Now I had Digital Underground—their lyrics both hilarious and serious, their notes movement-inducing, and research-inducing. In 1990, most DJs were still sampling James Brown almost exclusively, and Shock G preferred to sample Parliament/Funkadelic, which launched many a fan into deep-dives of the oeuvre of Mr. Clinton and company. Their album cover art, likewise, contained clues, inside jokes, and narrative, all by their own in-house artist. Pink Floyd had Gerald Scarfe; Humpty and the lads had Liz Racker, AKA Rackadelic. When you chose Digital Underground fandom, you got a lot of educational bang for your buck.
To my endless regret and disgust, Digital Underground and all things Humpty had their moment in 1990, and never quite returned to the centre of the pop-culture universe. Not that they didn’t keep producing music. While Shock G himself never went back to the center, he sent forth someone who did. 1991 saw the lads put out This Is An EP Release, largely a vehicle for releasing their track “Same Song” which appeared in a train wreck of a movie called Nothing But Trouble, directed and written by Dan Aykroyd. Aykroyd counts himself a huge fan of the group (and is a fellow Aspie; Digital Underground skews well among autistic white boys, I guess?)
One of the last stanzas of the group’s cultural influence comes from a youngster who started as a backup dancer for the group, a fellow Oaklander named Tupac Shakur. Yes, that Tupac Shakur, who went on to enjoy both commercial success and street cred/respect (not all rappers maintain both)—for a further six years, until his death in a still unsolved drive by shooting.
Even decades later, anytime “Same Song” comes on it’s spring of 1991 again—I’m home from college, cruising Nashville in my aforementioned Corolla Tercel, again pursuing multiple ladies.
Their next full-length album, Sons of the P, came out later that same year; there wasn’t a Humpty Dance on it, but two singles, “Kiss You Back” and “No Nose Job,” were certified gold—and I did my part. If it was winter of 1992 and I was walking from class to class, I was listening to the album. If it was summer of 1992 and you were in my Corolla Tercel, you were hearing the extended dance mixes of “Nose Job”—this was not up for discussion.
1993 would see the release of The Body-Hat Syndrome, and I was right there, blasting it as a senior in college and a promising young editorial intern— my college newspaper even gave me an award for a review I wrote of the thing,
I began to backslide in my fandom at this point; I completely missed 1996’s Future Rhythm, and didn’t hear (or even know about) 1998’s Who Got the Gravy? until 2001. On that one, I made up for lost time—I hear the songs from that one, and I’m…well, I’m years out of college, married, a homeowner, and a newly-minted father of three. (The Corolla Tercel has been dead for five years.) Adulthood caught me, and I fell out of my old wannabe B-boy life.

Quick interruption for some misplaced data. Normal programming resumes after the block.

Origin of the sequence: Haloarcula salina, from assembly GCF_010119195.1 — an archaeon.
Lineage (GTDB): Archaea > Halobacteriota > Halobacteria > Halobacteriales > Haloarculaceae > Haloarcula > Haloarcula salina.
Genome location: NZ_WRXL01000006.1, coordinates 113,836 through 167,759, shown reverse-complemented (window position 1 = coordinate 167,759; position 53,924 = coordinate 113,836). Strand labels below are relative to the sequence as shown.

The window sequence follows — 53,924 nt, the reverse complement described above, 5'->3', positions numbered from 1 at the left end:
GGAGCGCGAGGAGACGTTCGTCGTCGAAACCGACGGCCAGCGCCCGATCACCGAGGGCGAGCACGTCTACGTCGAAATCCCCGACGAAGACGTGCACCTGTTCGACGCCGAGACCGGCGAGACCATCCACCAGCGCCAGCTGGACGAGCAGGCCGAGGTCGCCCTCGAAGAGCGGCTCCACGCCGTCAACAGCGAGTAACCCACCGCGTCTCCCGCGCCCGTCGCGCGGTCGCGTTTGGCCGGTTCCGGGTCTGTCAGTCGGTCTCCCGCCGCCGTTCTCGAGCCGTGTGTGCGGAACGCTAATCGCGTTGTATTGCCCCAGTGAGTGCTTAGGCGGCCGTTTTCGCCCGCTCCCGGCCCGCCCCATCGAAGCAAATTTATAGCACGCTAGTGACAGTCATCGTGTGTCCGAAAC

Sometimes, though, you can fall back in. In 2010, I found myself in training for one of my many call-center positions. Within this particular training class, I was the oldest member and the only WASP male. I didn’t have a smart phone yet, but I had a portable Mp3 player, and loved that I could fit all the music I’d ever loved onto my new toy. Naturally, Digital Underground found their way onto the player.
The night we all graduated from our 6-week training class, we were all-high spirited, all joyous; our group’s ringleader sought out upbeat music. I naturally suggested “The Humpty Dance,” and the ringleader—who had been in multiple college step shows set to George Clinton’s “Atomic Dog”—went with it. Somehow, through the mists of time, my inner Humpty…came back. I sang along, I danced along, I did the voice with surprising accuracy—I became Humpty. Other training classes came to watch. Were they kind of laughing at this old white dude? Probably. Did some of them realize (between that and knowing that I was a transracially adoptive parent) that this was at least one WASP male who, however goofy, was actually an ally? I hope so. I hope so more every passing year. Do I still work at that call center? No; in fact, within a year, none of us from that class were still there, and that company has now closed.
Time passes. Reality changes. Every paradigm, even your current one, will eventually end. Memory endures. Music endures. Music has a magic ability to take to utopias we dream of and utopias we’ve created of the past. It did that for my drunk dad in 1992. It does that for me now.
For all my fandom, I never once met Shock G, but he and his music became part of my life, woven in like a family member. This is not just performative grief for social media. I’ve lost someone important. Greg, Shock, Humpty—thanks for everything.
Peace and Humptiness forever.